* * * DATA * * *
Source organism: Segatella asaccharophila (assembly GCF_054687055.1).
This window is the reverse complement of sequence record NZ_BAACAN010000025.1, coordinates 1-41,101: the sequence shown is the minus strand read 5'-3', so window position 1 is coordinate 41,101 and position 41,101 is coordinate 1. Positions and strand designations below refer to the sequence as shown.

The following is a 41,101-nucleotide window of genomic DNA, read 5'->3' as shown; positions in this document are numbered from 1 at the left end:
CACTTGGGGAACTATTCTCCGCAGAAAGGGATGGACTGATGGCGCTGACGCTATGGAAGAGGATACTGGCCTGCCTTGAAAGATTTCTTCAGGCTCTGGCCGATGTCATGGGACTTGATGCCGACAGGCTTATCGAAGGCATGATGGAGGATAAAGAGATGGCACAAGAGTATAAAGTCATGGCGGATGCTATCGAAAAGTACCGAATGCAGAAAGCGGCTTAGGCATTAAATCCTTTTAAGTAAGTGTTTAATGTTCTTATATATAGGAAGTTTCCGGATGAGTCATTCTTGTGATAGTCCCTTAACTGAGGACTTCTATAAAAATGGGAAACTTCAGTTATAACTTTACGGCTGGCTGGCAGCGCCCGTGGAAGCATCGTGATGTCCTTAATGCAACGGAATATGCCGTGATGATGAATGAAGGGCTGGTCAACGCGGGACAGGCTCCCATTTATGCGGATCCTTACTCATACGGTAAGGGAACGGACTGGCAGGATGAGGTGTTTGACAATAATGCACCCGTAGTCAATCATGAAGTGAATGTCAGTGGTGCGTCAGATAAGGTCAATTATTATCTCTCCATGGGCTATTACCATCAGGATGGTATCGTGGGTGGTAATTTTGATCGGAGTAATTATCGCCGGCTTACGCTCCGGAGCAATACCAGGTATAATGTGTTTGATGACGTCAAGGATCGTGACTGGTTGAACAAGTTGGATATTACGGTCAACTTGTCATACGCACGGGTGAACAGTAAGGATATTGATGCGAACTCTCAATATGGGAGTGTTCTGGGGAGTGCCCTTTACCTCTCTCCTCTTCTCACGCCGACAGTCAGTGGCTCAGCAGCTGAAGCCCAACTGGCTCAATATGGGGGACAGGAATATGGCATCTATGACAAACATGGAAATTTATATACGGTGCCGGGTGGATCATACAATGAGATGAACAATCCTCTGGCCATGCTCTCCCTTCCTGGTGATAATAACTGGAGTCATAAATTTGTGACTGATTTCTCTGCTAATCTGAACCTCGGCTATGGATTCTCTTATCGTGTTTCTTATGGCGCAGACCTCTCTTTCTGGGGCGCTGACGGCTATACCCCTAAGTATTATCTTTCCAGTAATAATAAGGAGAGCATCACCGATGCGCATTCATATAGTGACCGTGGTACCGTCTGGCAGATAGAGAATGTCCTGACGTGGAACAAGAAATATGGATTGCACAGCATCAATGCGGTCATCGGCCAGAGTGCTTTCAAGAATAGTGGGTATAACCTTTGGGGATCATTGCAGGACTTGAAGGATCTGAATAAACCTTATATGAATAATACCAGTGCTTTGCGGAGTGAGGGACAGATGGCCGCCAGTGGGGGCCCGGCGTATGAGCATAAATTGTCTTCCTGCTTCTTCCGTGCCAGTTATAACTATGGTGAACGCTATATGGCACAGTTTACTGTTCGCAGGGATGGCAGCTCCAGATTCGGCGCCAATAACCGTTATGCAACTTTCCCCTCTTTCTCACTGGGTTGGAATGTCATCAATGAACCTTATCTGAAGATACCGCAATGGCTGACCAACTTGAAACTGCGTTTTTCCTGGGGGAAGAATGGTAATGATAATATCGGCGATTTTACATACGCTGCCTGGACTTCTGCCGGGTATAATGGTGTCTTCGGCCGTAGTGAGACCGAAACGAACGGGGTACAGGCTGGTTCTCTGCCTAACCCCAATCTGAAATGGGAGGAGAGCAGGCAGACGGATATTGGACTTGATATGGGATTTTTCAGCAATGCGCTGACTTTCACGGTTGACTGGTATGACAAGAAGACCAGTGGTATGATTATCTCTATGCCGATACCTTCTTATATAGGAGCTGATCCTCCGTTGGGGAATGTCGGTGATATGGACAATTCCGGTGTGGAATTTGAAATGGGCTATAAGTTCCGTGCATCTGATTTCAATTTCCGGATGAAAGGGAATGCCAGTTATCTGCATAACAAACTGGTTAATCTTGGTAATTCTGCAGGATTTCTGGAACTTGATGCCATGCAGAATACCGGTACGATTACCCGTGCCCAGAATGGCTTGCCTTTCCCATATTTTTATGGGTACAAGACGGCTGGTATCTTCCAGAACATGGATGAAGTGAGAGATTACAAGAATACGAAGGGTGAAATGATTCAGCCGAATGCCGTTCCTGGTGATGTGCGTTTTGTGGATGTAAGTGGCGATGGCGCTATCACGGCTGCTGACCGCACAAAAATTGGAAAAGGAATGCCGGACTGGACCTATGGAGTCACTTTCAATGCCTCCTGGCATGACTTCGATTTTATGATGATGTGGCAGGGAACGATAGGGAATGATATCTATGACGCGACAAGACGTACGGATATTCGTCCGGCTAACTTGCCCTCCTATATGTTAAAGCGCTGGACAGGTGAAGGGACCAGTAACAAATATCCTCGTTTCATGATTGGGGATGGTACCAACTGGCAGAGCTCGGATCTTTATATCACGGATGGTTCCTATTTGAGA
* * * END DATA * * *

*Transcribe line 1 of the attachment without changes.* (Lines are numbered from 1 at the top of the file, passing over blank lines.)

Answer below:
Source organism: Segatella asaccharophila (assembly GCF_054687055.1).